When I was learning Kobudo from Minowa sensei I could get away with asking him questions directly; something that my senpai would never be able to do. In hindsight I cringe at what I did, but when I trained with sensei it was during my first three years in Japan and I was so culturally inept and my Japanese was still developing.

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Taira Shinken (R) demonstrating soto uke and ura nage on Mabuni Kenwa (L) From Nakasone G & Mabuni K (1938) Kobo Kenpo Karatedo Nyumon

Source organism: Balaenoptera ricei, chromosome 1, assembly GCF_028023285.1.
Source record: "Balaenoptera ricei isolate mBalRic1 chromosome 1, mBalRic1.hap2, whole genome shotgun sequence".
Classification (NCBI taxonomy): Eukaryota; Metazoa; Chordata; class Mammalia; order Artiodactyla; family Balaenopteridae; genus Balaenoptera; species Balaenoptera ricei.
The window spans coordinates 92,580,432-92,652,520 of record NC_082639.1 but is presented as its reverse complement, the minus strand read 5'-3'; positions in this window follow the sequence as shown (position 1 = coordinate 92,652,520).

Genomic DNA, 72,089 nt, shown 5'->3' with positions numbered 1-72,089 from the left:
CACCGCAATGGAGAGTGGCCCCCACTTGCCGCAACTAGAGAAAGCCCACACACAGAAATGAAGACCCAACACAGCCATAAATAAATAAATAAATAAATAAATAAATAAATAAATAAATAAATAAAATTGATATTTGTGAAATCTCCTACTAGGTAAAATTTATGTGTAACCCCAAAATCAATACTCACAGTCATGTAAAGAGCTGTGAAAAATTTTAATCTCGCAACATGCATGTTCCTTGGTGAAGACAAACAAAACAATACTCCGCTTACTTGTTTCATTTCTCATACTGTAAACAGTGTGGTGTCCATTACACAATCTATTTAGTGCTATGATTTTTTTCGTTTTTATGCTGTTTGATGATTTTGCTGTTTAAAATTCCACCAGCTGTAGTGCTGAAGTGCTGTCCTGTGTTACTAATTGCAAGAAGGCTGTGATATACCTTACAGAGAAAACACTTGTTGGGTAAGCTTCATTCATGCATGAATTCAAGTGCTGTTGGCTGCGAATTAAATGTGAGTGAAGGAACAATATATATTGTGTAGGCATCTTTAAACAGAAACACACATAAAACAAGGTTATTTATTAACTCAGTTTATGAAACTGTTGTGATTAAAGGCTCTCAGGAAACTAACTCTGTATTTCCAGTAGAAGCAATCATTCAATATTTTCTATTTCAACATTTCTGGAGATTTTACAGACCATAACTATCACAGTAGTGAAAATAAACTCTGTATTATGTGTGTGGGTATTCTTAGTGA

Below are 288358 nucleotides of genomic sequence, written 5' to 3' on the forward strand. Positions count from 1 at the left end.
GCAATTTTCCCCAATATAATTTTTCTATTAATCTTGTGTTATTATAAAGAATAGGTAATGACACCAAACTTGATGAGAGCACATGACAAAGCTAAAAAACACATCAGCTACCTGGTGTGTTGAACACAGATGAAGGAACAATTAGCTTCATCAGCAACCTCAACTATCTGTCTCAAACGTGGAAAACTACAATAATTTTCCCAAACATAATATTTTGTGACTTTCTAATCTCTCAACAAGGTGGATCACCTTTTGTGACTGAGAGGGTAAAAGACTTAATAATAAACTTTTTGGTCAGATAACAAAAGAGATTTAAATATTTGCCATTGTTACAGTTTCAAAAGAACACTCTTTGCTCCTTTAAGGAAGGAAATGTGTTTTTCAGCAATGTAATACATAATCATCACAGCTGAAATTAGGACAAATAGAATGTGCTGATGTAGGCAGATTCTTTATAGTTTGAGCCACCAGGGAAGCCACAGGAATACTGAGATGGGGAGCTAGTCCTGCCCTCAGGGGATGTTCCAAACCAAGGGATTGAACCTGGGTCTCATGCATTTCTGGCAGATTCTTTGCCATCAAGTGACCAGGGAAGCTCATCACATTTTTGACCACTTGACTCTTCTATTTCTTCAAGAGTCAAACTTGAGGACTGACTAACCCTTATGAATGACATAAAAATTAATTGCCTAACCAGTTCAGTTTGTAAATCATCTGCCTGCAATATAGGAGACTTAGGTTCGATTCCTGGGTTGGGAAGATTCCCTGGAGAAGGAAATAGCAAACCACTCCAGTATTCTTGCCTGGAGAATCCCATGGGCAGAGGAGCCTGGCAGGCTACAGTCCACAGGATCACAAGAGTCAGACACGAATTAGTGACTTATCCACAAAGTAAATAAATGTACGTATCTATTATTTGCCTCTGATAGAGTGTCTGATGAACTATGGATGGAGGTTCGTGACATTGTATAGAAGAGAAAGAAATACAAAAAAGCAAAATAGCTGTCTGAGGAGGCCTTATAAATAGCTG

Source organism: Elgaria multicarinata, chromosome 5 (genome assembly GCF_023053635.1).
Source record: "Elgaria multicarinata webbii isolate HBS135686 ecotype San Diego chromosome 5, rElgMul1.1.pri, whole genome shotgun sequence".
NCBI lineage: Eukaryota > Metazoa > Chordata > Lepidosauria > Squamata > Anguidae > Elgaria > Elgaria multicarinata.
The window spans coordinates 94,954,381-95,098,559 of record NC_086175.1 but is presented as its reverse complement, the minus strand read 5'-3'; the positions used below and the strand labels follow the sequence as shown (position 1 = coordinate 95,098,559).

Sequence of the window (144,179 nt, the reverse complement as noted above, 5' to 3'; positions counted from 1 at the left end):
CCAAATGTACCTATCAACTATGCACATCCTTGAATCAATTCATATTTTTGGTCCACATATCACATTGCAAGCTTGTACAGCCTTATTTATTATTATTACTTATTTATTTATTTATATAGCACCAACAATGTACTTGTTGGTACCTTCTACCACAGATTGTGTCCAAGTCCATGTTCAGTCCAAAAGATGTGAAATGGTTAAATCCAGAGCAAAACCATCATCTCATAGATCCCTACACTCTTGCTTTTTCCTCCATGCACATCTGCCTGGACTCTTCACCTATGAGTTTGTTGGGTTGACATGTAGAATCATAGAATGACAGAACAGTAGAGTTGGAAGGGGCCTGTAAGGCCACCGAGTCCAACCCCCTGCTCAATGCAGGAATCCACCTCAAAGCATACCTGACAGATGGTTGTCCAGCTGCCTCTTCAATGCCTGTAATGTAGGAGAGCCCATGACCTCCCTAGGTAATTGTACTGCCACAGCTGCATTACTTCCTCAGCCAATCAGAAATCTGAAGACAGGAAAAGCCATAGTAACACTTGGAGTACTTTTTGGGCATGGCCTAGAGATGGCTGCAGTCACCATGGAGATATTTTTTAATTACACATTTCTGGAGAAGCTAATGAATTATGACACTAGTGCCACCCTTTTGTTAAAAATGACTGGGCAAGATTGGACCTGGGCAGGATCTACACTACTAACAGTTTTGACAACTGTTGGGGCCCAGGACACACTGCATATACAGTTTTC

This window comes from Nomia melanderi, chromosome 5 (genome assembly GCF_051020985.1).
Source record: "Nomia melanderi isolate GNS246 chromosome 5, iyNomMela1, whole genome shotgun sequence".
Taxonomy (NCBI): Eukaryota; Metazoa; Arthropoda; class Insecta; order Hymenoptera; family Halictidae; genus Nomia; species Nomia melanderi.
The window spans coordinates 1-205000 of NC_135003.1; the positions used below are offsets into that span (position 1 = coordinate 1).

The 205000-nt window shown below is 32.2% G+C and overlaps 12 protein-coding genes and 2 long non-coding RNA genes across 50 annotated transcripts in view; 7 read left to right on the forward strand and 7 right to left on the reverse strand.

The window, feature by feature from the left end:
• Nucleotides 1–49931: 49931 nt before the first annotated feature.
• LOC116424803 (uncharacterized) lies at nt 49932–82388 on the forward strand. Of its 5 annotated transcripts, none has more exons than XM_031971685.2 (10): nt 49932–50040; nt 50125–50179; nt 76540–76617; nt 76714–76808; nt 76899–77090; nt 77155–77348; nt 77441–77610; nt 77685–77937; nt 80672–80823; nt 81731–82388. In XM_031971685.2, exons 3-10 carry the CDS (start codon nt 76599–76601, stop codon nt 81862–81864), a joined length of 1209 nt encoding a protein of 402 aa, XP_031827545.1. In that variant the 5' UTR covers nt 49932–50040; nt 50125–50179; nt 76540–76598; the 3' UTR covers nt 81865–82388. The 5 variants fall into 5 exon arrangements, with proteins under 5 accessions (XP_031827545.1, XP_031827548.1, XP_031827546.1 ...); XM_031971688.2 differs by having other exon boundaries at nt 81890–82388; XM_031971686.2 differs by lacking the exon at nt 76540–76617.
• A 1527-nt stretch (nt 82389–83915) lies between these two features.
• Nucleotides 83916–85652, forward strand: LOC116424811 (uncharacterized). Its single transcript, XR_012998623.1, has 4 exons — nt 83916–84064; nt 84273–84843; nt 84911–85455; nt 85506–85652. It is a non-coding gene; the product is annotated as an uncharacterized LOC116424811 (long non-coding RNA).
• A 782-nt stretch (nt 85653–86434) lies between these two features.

I rarely talk about specific applications of techniques from kata in this blog mostly because I feel they need to be practiced in the dojo over and over again under the watchful eyes of a good teacher. That said since I’ve been translating “Kobo Kenpo Karatedo Nyumon” so I don’t think I’m giving anything away by showing this photo of the application of “soto uke, ura nage” or “outside deflection, rear throw” (外受裏投) from the same book.

Kanzaki Shigekazu sensei demonstrating Bechurin
Kanzaki sensei performing ura-uke from Bechurin kata.

Today I would like to talk about a common technique found in both Goju-ryu and Tou’on-ryu known as ura uke. In Goju-ryu it is found in the kata kururunfa after performing three sukui uke, while in Tou’on-ryu it is found in bechurin after performing the tomoe uke, kake uke, shuto-uchi combinations.